With less than 10 years left to meet the United Nations Sustainable Development goals Rob Hayles FRSA asks whether it is time to think again; not about giving up but whether we must start from a better base. He argues that we urgently need to think and act now in terms of regenerative goals.
We have always lived in our own social bubbles but have we thought how this affects and changes the people, places and ecology in other and wider bubbles? Until the stark realities of environmental and human impacts have been realised for us individually, we have been ignorant, or chose to be ignorant, to the negative impacts. Sustainability can be described as ‘improve today without harming tomorrow’ whereas regenerative is ‘improve today and tomorrow’, which fits with the timescales we have. We have left it too late just to be sustainable. We need to do better; we need a better theory on life. It is time for Regenerative Development Goals that influence our thinking, leadership, husbandry, and development.
Regenerative living is not new. We had a regenerative past until industrialisation at scale, imperial expansions and racial and sexual power inequalities subjugated people, places and ecology. We left a life of inter-being, where people, places and nature affected each other in dynamic balance, for profit and plenty. We normalised the search for power and lucrative outcomes for the few over positive impacts and negative impact resolution for all. This has become a habit.
We all have experiences, expertise and roles to play in generating a regenerative life for ourselves, our social bubble, for the people, places and ecology we know and don’t know, as well as the world as a whole. By thinking we are nodes with connections, nested in fields of collective intelligence, collective behaviours and collective actions, interweaved with the other fields, we have the network of networks that gain and disseminate the knowledge, expertise and potential needed to create regenerative lives now and for all our tomorrows.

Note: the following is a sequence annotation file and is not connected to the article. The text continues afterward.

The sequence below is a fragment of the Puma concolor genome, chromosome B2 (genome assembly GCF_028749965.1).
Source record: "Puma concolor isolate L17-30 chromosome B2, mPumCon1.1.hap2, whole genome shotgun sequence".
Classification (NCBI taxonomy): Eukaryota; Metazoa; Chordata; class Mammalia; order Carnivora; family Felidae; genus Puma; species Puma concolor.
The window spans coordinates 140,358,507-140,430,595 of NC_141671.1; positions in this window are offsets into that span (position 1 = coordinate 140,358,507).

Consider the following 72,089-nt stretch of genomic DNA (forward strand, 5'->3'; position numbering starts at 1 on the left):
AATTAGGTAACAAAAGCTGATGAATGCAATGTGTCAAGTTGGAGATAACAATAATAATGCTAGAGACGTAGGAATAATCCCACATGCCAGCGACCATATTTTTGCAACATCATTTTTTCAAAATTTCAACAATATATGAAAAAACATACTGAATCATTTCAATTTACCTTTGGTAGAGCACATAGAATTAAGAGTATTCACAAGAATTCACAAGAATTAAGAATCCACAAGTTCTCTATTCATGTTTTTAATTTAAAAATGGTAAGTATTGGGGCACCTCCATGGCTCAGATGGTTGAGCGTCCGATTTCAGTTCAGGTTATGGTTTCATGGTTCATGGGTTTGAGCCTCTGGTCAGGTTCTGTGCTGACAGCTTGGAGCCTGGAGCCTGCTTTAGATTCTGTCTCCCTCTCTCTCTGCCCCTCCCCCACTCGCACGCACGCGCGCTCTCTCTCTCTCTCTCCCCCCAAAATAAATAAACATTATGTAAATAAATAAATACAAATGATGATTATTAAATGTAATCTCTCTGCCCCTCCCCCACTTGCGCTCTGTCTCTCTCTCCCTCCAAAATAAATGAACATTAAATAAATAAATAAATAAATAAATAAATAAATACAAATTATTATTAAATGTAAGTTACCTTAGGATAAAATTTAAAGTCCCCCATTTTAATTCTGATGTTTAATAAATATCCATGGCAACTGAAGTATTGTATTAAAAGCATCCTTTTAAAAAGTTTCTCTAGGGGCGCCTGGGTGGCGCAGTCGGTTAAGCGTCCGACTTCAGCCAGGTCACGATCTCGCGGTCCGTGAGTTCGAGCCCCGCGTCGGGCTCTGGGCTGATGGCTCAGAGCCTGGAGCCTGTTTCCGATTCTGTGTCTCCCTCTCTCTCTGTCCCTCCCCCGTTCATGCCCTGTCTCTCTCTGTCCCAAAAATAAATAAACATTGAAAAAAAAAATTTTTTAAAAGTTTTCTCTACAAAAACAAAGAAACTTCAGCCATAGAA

By changing our focus from the ego-centric to the eco-centric we allow ourselves the freedoms to see, think, and act differently and provide the catalyst for positive impacts. We can see the boundaries that ego sets, go past the liminal and into the whole to create holistic positive impacts and reduce the negatives.
If we take off the blinkers of human-centred design and replace them with the multi-lenses of eco-centred design, we can maintain a spotlight on the human as a part of nature but add the agencies of place and ecology into the equitable balance of our lives for the good of our progeny.
We need a prescient design methodology that uses the past and present to see the future in the round and we need a development model that is more than sustainable. By setting goals as ego- or human-centred we will deny all others and by focussing on values, such as Gross Domestic Product, we will deny the ability to strive and thrive for the many so that the few have plenty.
The answers to how we gain an equitable life are simple but the way we develop them, if we choose to, is not. We can choose to be ignorant or we can act to be regenerative. We can choose the comfort of sustainability and see ourselves as heroes or go incrementally further and be regenerative.